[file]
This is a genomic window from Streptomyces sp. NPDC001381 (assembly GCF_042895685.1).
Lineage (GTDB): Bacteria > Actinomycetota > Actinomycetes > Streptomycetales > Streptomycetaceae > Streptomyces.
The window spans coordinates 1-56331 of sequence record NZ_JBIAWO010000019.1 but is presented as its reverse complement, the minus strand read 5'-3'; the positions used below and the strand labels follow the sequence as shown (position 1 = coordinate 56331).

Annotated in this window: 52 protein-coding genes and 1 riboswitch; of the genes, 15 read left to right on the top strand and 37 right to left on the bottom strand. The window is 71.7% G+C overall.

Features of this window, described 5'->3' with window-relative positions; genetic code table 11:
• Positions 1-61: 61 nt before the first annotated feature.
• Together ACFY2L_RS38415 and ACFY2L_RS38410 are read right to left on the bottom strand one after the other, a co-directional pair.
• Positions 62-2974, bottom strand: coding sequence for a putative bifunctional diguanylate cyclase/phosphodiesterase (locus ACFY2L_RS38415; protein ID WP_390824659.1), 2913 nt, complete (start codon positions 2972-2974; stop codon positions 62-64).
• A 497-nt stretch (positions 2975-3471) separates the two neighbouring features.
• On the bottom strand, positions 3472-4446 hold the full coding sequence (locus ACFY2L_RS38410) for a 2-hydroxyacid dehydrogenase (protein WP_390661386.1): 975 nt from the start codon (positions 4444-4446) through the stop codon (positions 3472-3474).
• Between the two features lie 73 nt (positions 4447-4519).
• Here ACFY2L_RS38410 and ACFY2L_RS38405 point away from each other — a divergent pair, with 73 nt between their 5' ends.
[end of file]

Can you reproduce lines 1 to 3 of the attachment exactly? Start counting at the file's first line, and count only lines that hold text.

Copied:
This is a genomic window from Streptomyces sp. NPDC001381 (assembly GCF_042895685.1).
Lineage (GTDB): Bacteria > Actinomycetota > Actinomycetes > Streptomycetales > Streptomycetaceae > Streptomyces.
The window spans coordinates 1-56331 of sequence record NZ_JBIAWO010000019.1 but is presented as its reverse complement, the minus strand read 5'-3'; the positions used below and the strand labels follow the sequence as shown (position 1 = coordinate 56331).